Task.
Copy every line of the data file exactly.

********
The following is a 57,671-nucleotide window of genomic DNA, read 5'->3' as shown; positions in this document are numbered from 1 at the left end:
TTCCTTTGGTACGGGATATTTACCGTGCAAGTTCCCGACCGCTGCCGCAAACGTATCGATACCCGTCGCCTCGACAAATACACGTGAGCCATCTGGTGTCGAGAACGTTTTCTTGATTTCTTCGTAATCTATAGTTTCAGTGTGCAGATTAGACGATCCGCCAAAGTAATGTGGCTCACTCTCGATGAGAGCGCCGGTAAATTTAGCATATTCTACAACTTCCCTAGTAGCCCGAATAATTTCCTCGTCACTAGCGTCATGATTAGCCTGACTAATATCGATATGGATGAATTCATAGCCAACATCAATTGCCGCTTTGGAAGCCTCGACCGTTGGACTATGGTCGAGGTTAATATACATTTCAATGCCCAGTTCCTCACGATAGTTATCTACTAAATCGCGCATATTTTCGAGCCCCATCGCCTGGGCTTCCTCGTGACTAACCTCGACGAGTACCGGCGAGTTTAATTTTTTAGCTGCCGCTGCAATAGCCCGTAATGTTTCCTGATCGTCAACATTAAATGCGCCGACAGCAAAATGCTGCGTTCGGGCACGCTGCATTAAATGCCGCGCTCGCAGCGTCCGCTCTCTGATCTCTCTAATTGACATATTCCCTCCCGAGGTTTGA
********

The following is a 57,671-nucleotide window of genomic DNA, read 5'->3' as shown; positions in this document are numbered from 1 at the left end:
TTCCTTTGGTACGGGATATTTACCGTGCAAGTTCCCGACCGCTGCCGCAAACGTATCGATACCCGTCGCCTCGACAAATACACGTGAGCCATCTGGTGTCGAGAACGTTTTCTTGATTTCTTCGTAATCTATAGTTTCAGTGTGCAGATTAGACGATCCGCCAAAGTAATGTGGCTCACTCTCGATGAGAGCGCCGGTAAATTTAGCATATTCTACAACTTCCCTAGTAGCCCGAATAATTTCCTCGTCACTAGCGTCATGATTAGCCTGACTAATATCGATATGGATGAATTCATAGCCAACATCAATTGCCGCTTTGGAAGCCTCGACCGTTGGACTATGGTCGAGGTTAATATACATTTCAATGCCCAGTTCCTCACGATAGTTATCTACTAAATCGCGCATATTTTCGAGCCCCATCGCCTGGGCTTCCTCGTGACTAACCTCGACGAGTACCGGCGAGTTTAATTTTTTAGCTGCCGCTGCAATAGCCCGTAATGTTTCCTGATCGTCAACATTAAATGCGCCGACAGCAAAATGCTGCGTTCGGGCACGCTGCATTAAATGCCGCGCTCGCAGCGTCCGCTCTCTGATCTCTCTAATTGACATATTCCCTCCCGAGGTTTGA